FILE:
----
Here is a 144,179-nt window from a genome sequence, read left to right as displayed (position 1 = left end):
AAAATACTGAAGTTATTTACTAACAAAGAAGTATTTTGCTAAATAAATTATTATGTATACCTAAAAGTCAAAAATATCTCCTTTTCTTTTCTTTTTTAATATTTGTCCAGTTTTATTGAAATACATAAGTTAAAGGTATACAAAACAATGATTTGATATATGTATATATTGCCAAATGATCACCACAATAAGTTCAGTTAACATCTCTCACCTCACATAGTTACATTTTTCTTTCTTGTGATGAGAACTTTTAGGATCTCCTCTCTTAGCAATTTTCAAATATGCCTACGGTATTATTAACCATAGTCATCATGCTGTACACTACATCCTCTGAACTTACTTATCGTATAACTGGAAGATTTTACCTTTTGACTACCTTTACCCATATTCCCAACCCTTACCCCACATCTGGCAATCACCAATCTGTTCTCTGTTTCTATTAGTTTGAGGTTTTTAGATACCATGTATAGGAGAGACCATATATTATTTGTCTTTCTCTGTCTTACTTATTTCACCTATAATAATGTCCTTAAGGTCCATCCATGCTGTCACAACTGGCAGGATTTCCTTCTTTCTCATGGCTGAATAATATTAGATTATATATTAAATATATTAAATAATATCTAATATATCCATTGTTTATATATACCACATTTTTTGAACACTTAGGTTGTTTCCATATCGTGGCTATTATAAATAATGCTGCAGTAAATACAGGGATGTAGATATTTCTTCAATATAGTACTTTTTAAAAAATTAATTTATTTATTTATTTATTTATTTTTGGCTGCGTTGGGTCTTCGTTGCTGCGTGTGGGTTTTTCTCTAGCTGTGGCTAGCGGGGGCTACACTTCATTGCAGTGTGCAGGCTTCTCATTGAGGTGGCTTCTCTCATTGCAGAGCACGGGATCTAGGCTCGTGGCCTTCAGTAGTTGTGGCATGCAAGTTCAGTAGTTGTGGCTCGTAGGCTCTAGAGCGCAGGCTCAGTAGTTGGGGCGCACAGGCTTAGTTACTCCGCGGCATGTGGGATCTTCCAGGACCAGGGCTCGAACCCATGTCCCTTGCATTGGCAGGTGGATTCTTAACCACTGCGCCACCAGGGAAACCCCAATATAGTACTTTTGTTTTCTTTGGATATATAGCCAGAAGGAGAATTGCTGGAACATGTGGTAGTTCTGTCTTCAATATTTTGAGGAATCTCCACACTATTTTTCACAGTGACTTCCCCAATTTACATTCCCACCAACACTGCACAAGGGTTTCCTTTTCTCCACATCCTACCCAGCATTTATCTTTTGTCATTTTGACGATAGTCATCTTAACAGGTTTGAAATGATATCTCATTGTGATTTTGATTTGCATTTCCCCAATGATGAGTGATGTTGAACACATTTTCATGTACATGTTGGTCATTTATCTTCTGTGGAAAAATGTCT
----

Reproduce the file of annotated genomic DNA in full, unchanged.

Here is a 144,179-nt window from a genome sequence, read left to right as displayed (position 1 = left end):
AAAATACTGAAGTTATTTACTAACAAAGAAGTATTTTGCTAAATAAATTATTATGTATACCTAAAAGTCAAAAATATCTCCTTTTCTTTTCTTTTTTAATATTTGTCCAGTTTTATTGAAATACATAAGTTAAAGGTATACAAAACAATGATTTGATATATGTATATATTGCCAAATGATCACCACAATAAGTTCAGTTAACATCTCTCACCTCACATAGTTACATTTTTCTTTCTTGTGATGAGAACTTTTAGGATCTCCTCTCTTAGCAATTTTCAAATATGCCTACGGTATTATTAACCATAGTCATCATGCTGTACACTACATCCTCTGAACTTACTTATCGTATAACTGGAAGATTTTACCTTTTGACTACCTTTACCCATATTCCCAACCCTTACCCCACATCTGGCAATCACCAATCTGTTCTCTGTTTCTATTAGTTTGAGGTTTTTAGATACCATGTATAGGAGAGACCATATATTATTTGTCTTTCTCTGTCTTACTTATTTCACCTATAATAATGTCCTTAAGGTCCATCCATGCTGTCACAACTGGCAGGATTTCCTTCTTTCTCATGGCTGAATAATATTAGATTATATATTAAATATATTAAATAATATCTAATATATCCATTGTTTATATATACCACATTTTTTGAACACTTAGGTTGTTTCCATATCGTGGCTATTATAAATAATGCTGCAGTAAATACAGGGATGTAGATATTTCTTCAATATAGTACTTTTTAAAAAATTAATTTATTTATTTATTTATTTATTTTTGGCTGCGTTGGGTCTTCGTTGCTGCGTGTGGGTTTTTCTCTAGCTGTGGCTAGCGGGGGCTACACTTCATTGCAGTGTGCAGGCTTCTCATTGAGGTGGCTTCTCTCATTGCAGAGCACGGGATCTAGGCTCGTGGCCTTCAGTAGTTGTGGCATGCAAGTTCAGTAGTTGTGGCTCGTAGGCTCTAGAGCGCAGGCTCAGTAGTTGGGGCGCACAGGCTTAGTTACTCCGCGGCATGTGGGATCTTCCAGGACCAGGGCTCGAACCCATGTCCCTTGCATTGGCAGGTGGATTCTTAACCACTGCGCCACCAGGGAAACCCCAATATAGTACTTTTGTTTTCTTTGGATATATAGCCAGAAGGAGAATTGCTGGAACATGTGGTAGTTCTGTCTTCAATATTTTGAGGAATCTCCACACTATTTTTCACAGTGACTTCCCCAATTTACATTCCCACCAACACTGCACAAGGGTTTCCTTTTCTCCACATCCTACCCAGCATTTATCTTTTGTCATTTTGACGATAGTCATCTTAACAGGTTTGAAATGATATCTCATTGTGATTTTGATTTGCATTTCCCCAATGATGAGTGATGTTGAACACATTTTCATGTACATGTTGGTCATTTATCTTCTGTGGAAAAATGTCT